Reflex Action and Reflex Arc:
What is Reflex Action?
It was discovered by Marshal Hall in 1883.
A reflex action may be defined as a spontaneous, automatic, involuntary, nerve-mediated activity produced at the unconscious level by stimulating specific receptors. As a matter of fact, reflex or a reflex action is a mechanism by which sensory impulse is automatically converted into a motor effect through the involvement of the central nervous system.
Reflex actions occur below the level of consciousness. These are sudden and automatic. These occur very fast, even before one can feel the stimulus through the brain.
Examples of Reflex Action:
Following examples may be cited in favour of reflex actions-
(1) Gall bladder secretes bile into the duodenum when the food reaches therein.
(2) The eyelids blink when a moving object approaches the face.
(3) Sneezing is a reflex response to a stimulus in the nose.
(4) The lower leg gives a jerk in the forward direction when the doctor taps the tendon of a knee.
(5) Yawing in response to increased CO2 in the blood and skeletal muscles of the face and thorax.
(6) Withdrawl of hand when pricked with a needle.
(7) Withdrawl of leg in a decapitated frog when touched with acid or a live electric wire.
Mechanism of Reflex Action:
A reflex action is brought about in the following way-
(1) Receptor organ, for example- the skin of the toe receives the stimulus when acid is applied to a toe of decapitated frog. Here skin acts as a receptor organ and initiates a nerve impulse.
(2) Sensory or afferent nerve fibres conducts sensory impulse from the receptor organ (skin) to the spinal cord.
(3) Spinal cord acts as a modulator and changes sensory impulse into a motor impulse.
(4) Motor or efferent nerve fibre conducts motor nerve impulse from the spinal cord to the effectors (leg muscles).
(5) Effector organ in this case leg muscles give the response. These contract and the leg is withdrawn to avoid the stimulus.
Significance of Reflex Action:
Reflex Action have the following advantages-
(1) It controls a number of daily body activities.
(2) Response to harmful stimulus is very quick so as to reduce harm to the body.
(3) The response to a stimulus is always accurate, useful and purposeful.
(4) These prevent overloading of the brain, so prevent its fatigue.
What is Reflex Arc?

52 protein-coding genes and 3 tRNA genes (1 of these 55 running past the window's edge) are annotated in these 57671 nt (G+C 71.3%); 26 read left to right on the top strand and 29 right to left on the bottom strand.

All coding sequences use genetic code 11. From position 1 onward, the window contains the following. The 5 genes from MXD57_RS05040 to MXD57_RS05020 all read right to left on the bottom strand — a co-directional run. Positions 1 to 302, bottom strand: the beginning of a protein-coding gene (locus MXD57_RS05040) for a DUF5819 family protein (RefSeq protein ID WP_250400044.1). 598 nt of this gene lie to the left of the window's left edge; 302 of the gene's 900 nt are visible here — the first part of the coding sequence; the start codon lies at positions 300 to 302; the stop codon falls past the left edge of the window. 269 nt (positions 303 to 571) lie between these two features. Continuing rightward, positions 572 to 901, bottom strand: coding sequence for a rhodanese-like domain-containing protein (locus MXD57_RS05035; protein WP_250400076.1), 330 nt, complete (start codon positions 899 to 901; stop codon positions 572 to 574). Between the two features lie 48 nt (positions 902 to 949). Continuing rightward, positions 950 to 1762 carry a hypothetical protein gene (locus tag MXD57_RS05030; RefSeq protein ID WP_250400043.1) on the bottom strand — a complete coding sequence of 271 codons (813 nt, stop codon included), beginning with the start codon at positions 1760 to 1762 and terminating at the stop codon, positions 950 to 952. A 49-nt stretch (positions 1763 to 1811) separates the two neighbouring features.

The path travelled by an impulse in a reflex action is called the reflex arc. It is the structural and functional unit of a reflex action that connects a receptor and an effector. It consists of five components, and all these components are essential for the completion of a reflex arc. Even if one of the components is missing, reflex action will not take place.
Components of Reflex Arc:
Components of reflex arc are as follows-
(1) Receptor to receive the elicit of reflex on applying stimulus. Example- skin, eye, ear etc.
(2) An afferent neuron that transmits the sensory impulses from receptor to the spinal cord through dorsal root where their cell bodies make up the swelling called as dorsal root ganglion.
(3) Interneuron in the grey matter of spinal cord that changes the sensory impulses into the motor impulses.
(4) Efferent Neuron that leaves the spinal cord through ventral root and carries the impulses with the muscles or glands.
(5) The motor or an effector organ that shows a response to impulse received from the efferent neuron.
A reflex pathway results in rapid response to stimuli because of the presence of a small number of synapses. Furthermore, an impulse need not make a lengthy trip to the brain and back to give an appropriate response.
A nerve impulse can be transmitted only in one direction in a reflex arc because the impulse can cross a synapse in one direction only. Further, repeated stimulation of a receptor may temporarily suspend the reflex arc as the synapses get fatigued.
Types of Reflexes:
Reflexes are of two types- unconditioned reflexes and conditioned reflexes.
These are inborn or inherited reflexes shown by all individuals. These reflexes need no training and are initiated immediately after birth. Example- a baby crying for milk, the opening of mouth on hearing a loud sound, peristalsis in the small intestine, breathing movements, sweating during high temperature as well as exercise etc. The reflex arcs of unconditioned reflexes are constant. These are elicited in response to definite stimuli.
These are acquired during the lifetime of an animal through learning or experience to stimuli that originally failed to elicit a reaction. The conditioned reflexes involve the establishment of new reflex arcs. These are of temporary nature and may disappear or reappear again.
Russian physiologist, Ivan Pavlov, demonstrated the occurrence of conditioned reflexes through the “Bell Experiment on dog“. Normally, salivation occurs only when food stimulates the taste buds on the tongue (unconditioned reflex). Salivation can also occur by the sight and smell of food. These involve conditioned reflexes. Pavlov supplied an additional stimulus to a dog by ringing the bell, whenever food was provided to it. In due course of time, the ringing of the bell at the time of lunch produced salivation even in the absence of food.
Pavlov called the sound of the bell conditioned stimulus, salivation in response to the bell, a conditioned response, food itself an unconditioned stimulus, and salivation in response to food an unconditioned response. A conditioned reflex is established when a new sensory clue (the bell) becomes associated with an inborn reflex, i.e., salivation. So a conditioned reflex is only acquired and non-inheritable property.
Significance of Conditioned Reflexes:
These enable the animal to adapt to their environment by experience. Most of the habits like cycling, playing a musical instrument, writing as well as reading, salivation at sight or smell of delicious food, knitting without looking etc. are developed due to conditioned reflexes.